"Country roads, take her home
To the place where she belongs
Justice Ginsburg, mountain momma,
Take her home, country roads..."
Actually, Justice Ruth Bader Ginsburg is an improbable "mountain momma." One would be hard-pressed to pick a Supreme Court justice who would be more out of place in West Virginia than RBG. But this, dear readers, is a world full of surprises.
Last month, Justice Ginsburg made her way to the Mountain State. On October 20, Ruthie gave a speech at the West Virginia University College of Law, the Edward G. Donley Memorial Lecture. A video of her remarks can be accessed via How Appealing.
A West Virginia-based reader who was on the scene chimes in with a plethora of judicial sightations:
Although we did not have Nino, Breyer, and several other judges in the same room, I thought that I would send along some details of Ruth Bader Ginsburg’s visit to West Virginia University College of Law on Thursday, October 20. Ever since the Roberts nomination, I’ve had a questionably healthy obsession with the federal judiciary, and your site has joined the list of places that I visit daily.
Although Rehnquist and O’Connor both paid visits to Morgantown in the last decade, Ginsburg’s delivering the Donnelly Memorial Lecture truly brought many people from the federal judiciary to our state’s sole law school. Judge M. Blane Michael and Judge Robert B. King from the United State Court of Appeals for the Fourth Circuit made it to the events. Judge Irene Keeley* (whom I would like to nominate for your judicial hottie list, see photo at right) and Judge Robert Maxwell from the U.S.D.C. for the Northern District of West Virginia, plus Judge Robert Chambers from the Southern District, all attended.
WOW! That's an impressive line-up; Justice Ginsburg was welcomed by a gaggle of federal judicial celebrities. (And their presence can't be chalked up to a desire to suck up to their circuit justice; that would be
Justice Thomas Chief Justice Roberts.)
Ginsburg held a morning session to which only law students were admitted, in which she answered questions about a number of topics including foreign law, Kelo, the ERA, and her personal career. She talked about the change from Rehnquist to Roberts, observing that Roberts is young enough to be the son of most of the court members, and that all of the justices recognize him as the best advocate to come before the court prior to his D.C. Circuit appointment. Um yeah, that’s kind of an awesome compliment. She also talked about how her daughter and son-in-law were 2Ls on the law review at HLS when Roberts was managing editor and that she had the inside scoop about his fairness, efficiency, and goodness from her family connection.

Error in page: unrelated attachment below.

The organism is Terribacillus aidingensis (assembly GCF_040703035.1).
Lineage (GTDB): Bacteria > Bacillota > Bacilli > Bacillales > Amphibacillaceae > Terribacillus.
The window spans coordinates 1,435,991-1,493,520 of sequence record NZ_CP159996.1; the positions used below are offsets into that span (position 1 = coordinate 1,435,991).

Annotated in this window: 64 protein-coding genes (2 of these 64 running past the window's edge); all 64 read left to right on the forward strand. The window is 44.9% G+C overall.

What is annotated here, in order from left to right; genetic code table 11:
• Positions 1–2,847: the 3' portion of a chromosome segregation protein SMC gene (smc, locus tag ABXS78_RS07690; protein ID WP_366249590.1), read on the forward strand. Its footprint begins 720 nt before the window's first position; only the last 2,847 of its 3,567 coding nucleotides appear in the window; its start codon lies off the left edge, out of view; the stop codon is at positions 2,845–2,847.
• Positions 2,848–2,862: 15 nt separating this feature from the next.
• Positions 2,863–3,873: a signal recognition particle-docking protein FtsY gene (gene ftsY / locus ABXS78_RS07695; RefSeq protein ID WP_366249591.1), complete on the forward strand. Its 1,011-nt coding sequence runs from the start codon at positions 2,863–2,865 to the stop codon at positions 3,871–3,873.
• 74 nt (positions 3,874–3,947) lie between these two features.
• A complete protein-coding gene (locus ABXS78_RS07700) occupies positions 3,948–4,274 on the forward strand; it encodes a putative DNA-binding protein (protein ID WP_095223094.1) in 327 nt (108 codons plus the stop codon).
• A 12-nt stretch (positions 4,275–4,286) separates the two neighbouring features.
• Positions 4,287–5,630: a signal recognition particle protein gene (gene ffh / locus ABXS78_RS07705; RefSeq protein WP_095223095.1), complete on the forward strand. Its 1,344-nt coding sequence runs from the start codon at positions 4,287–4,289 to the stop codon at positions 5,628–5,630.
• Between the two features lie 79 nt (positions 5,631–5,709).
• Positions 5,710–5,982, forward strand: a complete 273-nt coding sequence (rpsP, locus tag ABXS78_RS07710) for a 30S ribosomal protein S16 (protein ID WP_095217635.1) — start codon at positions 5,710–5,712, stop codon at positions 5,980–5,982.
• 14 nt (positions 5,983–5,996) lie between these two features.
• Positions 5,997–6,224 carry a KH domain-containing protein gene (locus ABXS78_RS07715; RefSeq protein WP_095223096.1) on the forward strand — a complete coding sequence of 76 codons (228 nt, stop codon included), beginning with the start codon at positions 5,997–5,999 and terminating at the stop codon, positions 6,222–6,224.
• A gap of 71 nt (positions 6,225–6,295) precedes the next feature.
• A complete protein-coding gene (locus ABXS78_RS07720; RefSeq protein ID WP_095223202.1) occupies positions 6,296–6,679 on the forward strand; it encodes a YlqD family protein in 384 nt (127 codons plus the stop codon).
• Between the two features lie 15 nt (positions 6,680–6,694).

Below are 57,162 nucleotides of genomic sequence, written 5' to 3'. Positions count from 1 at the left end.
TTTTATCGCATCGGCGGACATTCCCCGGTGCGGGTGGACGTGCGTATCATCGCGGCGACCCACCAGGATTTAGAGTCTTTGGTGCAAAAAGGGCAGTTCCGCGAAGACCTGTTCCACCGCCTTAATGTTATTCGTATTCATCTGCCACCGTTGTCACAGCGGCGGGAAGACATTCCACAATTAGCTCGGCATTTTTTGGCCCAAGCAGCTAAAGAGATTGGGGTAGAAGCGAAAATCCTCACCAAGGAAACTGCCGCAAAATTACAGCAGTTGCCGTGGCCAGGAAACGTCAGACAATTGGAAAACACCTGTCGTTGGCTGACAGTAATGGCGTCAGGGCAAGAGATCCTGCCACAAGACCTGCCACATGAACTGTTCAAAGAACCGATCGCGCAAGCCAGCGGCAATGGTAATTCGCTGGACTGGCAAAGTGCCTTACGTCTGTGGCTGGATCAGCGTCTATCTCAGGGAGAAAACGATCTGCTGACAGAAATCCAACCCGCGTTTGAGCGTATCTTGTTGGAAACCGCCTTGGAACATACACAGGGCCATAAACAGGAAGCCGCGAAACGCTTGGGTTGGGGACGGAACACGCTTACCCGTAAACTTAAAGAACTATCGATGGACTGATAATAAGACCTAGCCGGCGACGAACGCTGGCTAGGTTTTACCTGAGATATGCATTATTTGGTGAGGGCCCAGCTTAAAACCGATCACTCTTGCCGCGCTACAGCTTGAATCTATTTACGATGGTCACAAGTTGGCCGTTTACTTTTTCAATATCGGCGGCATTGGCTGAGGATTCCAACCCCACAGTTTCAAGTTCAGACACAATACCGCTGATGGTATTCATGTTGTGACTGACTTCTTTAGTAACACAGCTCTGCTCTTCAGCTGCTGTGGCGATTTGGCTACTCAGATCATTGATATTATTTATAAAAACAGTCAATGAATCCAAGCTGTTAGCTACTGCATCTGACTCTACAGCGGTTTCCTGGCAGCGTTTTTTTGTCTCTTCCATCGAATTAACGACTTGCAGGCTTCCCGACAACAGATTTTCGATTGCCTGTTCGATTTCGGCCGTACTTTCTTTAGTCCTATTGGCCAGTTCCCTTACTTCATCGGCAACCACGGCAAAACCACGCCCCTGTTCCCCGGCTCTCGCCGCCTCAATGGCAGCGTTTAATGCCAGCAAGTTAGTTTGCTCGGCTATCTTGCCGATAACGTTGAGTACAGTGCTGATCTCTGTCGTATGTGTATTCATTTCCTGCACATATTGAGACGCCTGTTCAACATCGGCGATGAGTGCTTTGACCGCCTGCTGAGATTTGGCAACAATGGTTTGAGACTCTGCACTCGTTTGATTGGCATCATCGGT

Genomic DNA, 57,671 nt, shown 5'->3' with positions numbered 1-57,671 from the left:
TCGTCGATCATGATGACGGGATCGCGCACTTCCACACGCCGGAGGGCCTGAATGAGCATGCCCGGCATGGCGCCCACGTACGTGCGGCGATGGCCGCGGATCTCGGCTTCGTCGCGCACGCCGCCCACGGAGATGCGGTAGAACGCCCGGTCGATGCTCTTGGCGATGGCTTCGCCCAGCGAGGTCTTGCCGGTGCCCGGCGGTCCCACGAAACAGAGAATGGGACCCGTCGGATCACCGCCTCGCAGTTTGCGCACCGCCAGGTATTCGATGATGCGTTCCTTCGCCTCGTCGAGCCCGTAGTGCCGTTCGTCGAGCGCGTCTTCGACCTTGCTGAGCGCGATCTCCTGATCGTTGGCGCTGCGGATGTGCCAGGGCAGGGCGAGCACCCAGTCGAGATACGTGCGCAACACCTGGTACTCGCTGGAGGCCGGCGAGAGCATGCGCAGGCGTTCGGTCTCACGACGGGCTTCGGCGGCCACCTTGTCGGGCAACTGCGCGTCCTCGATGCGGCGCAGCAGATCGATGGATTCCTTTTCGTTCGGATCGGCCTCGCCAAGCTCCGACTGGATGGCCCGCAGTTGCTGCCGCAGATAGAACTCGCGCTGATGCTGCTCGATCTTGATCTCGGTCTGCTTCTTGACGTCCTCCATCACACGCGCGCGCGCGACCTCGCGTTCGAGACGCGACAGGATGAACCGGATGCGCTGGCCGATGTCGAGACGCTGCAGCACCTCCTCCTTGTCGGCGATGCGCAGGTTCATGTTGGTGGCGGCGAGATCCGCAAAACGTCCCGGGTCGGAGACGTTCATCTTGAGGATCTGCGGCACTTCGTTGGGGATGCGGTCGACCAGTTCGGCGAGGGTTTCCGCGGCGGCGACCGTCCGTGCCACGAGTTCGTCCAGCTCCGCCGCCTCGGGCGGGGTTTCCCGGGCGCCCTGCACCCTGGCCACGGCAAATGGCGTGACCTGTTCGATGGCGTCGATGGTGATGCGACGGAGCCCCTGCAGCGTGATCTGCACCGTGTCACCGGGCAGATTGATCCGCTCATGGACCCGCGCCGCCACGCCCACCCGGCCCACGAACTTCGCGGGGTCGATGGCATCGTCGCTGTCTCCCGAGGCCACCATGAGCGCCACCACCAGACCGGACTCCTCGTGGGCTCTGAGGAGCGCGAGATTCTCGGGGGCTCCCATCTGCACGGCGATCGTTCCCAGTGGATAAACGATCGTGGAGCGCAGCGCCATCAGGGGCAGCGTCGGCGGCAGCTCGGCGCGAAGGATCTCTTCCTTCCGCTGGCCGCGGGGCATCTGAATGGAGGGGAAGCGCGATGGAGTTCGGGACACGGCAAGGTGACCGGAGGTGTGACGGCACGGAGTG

Her afternoon session, with the judicial faces mentioned above, was broadcast throughout the state. Though much of her talk on women in the law was general, she tailored some of her remarks to West Virginia, which was unique -- thanks, RBG clerks! She started her afternoon talk with a very nice tribute to Rehnquist, and she ended it with some words about O’Connor.
Fantastic and fascinating! It sounds like Justice Ginsburg's trip down the country road went very well indeed. Perhaps RBG will visit West Virginia again in the near future? (And no, vacationing at The Greenbrier doesn't count.)
(If you're wondering about why Article III Groupie isn't blogging about the Alito nomination, she has a good excuse. A3G has been getting killed at work lately -- see, she really does work at a law firm -- and she's several days behind in her newspaper and blog reading. So, in order to avoid embarrassing herself, she's going to hold off on blogging about current events until she has done her catch-up reading. Please bear with her!)
* Like Justice Ginsburg, Judge Keeley was also born in Brooklyn, New York.